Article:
No preview · Article · Jan 2016 · Thyroid: official journal of the American Thyroid Association
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    Luc Djoussé · Owais A Khawaja · J Michael Gaziano
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    ABSTRACT: Background: Observational data on the association between egg consumption and risk of type 2 diabetes mellitus (DM) have been inconsistent. Because eggs are a good source of protein and micronutrients and are inexpensive, it is important to clarify their role in the risk of developing DM. Objective: We conducted a meta-analysis of published prospective cohort studies to evaluate the relation of egg consumption with the risk of DM. Design: We searched PubMed, Ovid, Cochrane, and Google Scholar (up to October 2015) to retrieve published studies. We used RRs from extreme categories of egg consumption for the main analysis but also evaluated dose response by using cubic splines and generalized least squares regression. Results: We identified 12 cohorts for a total of 219,979 subjects and 8911 cases of DM. When comparing the highest with the lowest category of egg intake, pooled multivariate RRs of DM were 1.09 (95% CI: 0.99, 1.20) using the fixed-effect model and 1.06 (95% CI: 0.86, 1.30) using the random-effect model. There was evidence for heterogeneity (I(2) = 73.6%, P < 0.001). When stratified by geographic area, there was a 39% higher risk of DM (95% CI: 21%, 60%) comparing highest with lowest egg consumption in US studies (I(2) = 45.4%, P = 0.089) and no elevated risk of DM with egg intake in non-US studies (RR = 0.89; 95% CI: 0.79, 1.02 using the fixed-effect model, P < 0.001 comparing US with non-US studies). In a dose-response assessment using cubic splines, elevated risk of DM was observed in US studies among people consuming ≥3 eggs/wk but not in non-US studies. Conclusions: Our meta-analysis shows no relation between infrequent egg consumption and DM risk but suggests a modest elevated risk of DM with ≥3 eggs/wk that is restricted to US studies.
    Preview · Article · Jan 2016 · American Journal of Clinical Nutrition
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    ABSTRACT: Objective: Impairments in cognition and everyday functioning are common in schizophrenia and bipolar disorder (BPD). In this article, we present factor analyses of cognitive and functional capacity (FC) measures based on 2 studies of schizophrenia (SCZ) and bipolar I disorder (BPI) using similar methods. The overall goal of these analyses was to determine whether performance-based assessments should be examined individually, or aggregated on the basis of the correlational structure of the tests, as well as to evaluate the similarity of factor structures of SCZ and BPI. Method: Veterans Affairs Cooperative Studies Program Study #572 (Harvey et al., 2014) evaluated cognitive and FC measures among 5,414 BPI and 3,942 SCZ patients. A 2nd study evaluated similar neuropsychological (NP) and FC measures among 368 BPI and 436 SCZ patients. Principal components analysis, as well as exploratory and CFAs, were used to examine the data. Results: Analyses in both datasets suggested that NP and FC measures were explained by a single underlying factor in BPI and SCZ patients, both when analyzed separately or as in a combined sample. The factor structure in both studies was similar, with or without inclusion of FC measures; homogeneous loadings were observed for that single factor across cognitive and FC domains across the samples. Conclusion: The empirically derived factor model suggests that NP performance and FC are best explained as a single latent trait applicable to people with SCZ and BPD. This single measure may enhance the robustness of the analyses relating genomic data to performance-based phenotypes. (PsycINFO Database Record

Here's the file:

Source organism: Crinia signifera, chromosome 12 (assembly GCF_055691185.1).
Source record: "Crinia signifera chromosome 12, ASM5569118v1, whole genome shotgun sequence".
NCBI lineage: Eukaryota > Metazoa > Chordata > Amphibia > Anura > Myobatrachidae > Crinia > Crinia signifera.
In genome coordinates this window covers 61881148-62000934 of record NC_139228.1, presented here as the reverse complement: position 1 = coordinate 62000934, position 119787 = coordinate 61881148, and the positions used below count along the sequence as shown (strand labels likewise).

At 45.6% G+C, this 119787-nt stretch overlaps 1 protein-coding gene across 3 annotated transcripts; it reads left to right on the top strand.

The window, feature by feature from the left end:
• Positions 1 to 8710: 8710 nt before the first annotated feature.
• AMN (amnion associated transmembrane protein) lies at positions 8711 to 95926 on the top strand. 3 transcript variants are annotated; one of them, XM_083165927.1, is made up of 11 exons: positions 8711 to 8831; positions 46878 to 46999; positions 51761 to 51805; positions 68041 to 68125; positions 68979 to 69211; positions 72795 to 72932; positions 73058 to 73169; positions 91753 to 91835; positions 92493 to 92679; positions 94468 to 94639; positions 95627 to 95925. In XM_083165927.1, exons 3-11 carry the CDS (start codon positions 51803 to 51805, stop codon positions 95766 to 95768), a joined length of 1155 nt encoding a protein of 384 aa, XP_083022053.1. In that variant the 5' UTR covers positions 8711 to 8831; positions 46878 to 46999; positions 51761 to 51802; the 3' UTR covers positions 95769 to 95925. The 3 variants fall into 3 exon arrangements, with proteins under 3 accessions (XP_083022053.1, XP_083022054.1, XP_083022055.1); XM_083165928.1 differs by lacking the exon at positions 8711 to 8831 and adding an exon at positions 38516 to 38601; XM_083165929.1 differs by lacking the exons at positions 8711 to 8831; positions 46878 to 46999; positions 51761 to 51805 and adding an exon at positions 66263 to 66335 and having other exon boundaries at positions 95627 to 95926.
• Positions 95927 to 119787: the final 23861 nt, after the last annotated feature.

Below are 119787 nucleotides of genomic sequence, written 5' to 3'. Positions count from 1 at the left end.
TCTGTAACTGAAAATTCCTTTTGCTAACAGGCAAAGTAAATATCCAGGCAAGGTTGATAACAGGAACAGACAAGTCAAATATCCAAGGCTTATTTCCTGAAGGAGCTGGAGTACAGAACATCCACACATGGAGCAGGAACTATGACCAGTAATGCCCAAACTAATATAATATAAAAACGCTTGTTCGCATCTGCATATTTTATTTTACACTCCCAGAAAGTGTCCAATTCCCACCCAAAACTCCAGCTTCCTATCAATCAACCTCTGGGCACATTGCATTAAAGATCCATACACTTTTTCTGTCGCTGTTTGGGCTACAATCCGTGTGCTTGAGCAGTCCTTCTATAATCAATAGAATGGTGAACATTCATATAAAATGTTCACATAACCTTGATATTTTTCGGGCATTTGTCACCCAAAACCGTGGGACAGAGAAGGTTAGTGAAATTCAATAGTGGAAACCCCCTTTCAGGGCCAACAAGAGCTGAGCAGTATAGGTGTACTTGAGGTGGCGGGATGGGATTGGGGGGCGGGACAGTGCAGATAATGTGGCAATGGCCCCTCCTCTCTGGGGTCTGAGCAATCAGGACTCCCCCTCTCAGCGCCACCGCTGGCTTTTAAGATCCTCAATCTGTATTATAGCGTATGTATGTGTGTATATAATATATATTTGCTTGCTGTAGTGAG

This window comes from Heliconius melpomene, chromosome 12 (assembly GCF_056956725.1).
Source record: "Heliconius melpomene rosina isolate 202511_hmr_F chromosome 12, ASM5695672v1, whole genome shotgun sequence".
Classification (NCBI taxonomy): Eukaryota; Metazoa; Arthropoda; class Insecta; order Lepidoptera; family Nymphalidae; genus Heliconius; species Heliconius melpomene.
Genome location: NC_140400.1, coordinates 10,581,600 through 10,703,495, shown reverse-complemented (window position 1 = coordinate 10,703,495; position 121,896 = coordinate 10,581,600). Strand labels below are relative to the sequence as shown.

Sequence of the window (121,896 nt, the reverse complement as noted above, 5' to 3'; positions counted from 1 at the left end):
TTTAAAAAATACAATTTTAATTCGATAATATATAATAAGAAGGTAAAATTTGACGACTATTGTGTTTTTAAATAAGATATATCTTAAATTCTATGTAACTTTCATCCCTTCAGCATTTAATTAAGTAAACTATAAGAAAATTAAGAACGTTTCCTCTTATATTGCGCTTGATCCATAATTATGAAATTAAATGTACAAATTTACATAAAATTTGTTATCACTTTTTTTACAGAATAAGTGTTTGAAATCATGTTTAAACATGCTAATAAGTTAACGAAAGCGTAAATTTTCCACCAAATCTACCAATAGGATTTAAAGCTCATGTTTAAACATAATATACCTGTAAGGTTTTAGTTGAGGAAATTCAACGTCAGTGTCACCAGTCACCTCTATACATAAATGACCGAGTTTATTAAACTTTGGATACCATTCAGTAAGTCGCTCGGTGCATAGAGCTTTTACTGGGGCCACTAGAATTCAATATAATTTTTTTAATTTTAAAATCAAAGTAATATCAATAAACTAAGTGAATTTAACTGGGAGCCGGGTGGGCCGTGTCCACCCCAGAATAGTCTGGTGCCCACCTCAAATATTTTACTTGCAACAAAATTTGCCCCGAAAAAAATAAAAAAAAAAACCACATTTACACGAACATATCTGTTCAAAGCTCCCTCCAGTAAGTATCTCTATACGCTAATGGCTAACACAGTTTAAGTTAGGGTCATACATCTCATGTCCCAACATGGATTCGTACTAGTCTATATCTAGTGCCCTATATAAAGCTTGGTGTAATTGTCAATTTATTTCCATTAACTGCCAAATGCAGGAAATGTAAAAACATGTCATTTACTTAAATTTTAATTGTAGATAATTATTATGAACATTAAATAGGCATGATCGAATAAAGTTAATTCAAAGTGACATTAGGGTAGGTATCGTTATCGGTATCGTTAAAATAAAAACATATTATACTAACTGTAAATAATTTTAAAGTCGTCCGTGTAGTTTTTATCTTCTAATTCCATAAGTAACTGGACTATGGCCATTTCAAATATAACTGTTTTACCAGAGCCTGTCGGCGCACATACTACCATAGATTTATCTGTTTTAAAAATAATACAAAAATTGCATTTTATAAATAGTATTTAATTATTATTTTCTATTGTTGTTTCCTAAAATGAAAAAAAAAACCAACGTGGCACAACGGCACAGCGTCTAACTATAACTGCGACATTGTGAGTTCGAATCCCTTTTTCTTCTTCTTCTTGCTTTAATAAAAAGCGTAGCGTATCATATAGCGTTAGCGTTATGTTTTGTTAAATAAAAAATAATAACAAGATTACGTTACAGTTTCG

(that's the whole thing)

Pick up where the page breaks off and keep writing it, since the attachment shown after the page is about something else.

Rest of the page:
No preview · Article · Dec 2015 · Neuropsychology
  • J Michael Gaziano · Eric D Peterson · Philip Greenland

    No preview · Article · Nov 2015 · JAMA The Journal of the American Medical Association
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    ABSTRACT: Background: Studies of related individuals have consistently demonstrated notable familial aggregation of cancer. We aim to estimate the heritability and genetic correlation attributable to the additive effects of common single-nucleotide polymorphisms (SNPs) for cancer at 13 anatomical sites.
    Full-text · Article · Oct 2015 · JNCI Journal of the National Cancer Institute
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    Taraka V Gadiraju · Yash Patel · J Michael Gaziano · Luc Djoussé
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    ABSTRACT: Fried food consumption and its effects on cardiovascular disease are still subjects of debate. The objective of this review was to summarize current evidence on the association between fried food consumption and cardiovascular disease, diabetes, hypertension and obesity and to recommend directions for future research. We used PubMed, Google Scholar and Medline searches to retrieve pertinent publications. Most available data were based on questionnaires as a tool to capture fried food intakes, and study design was limited to case-control and cohort studies. While few studies have reported a positive association between frequencies of fried food intake and risk of coronary artery disease, heart failure, diabetes or hypertension, other investigators have failed to confirm such an association. There is strong evidence suggesting a higher risk of developing chronic disease when fried foods are consumed more frequently (i.e., four or more times per week). Major gaps in the current literature include a lack of detailed information on the type of oils used for frying foods, stratification of the different types of fried food, frying procedure (deep and pan frying), temperature and duration of frying, how often oils were reused and a lack of consideration of overall dietary patterns. Besides addressing these gaps, future research should also develop tools to better define fried food consumption at home versus away from home and to assess their effects on chronic diseases. In summary, the current review provides enough evidence to suggest adverse health effects with higher frequency of fried food consumption. While awaiting confirmation from future studies, it may be advisable to the public to consume fried foods in moderation while emphasizing an overall healthy diet.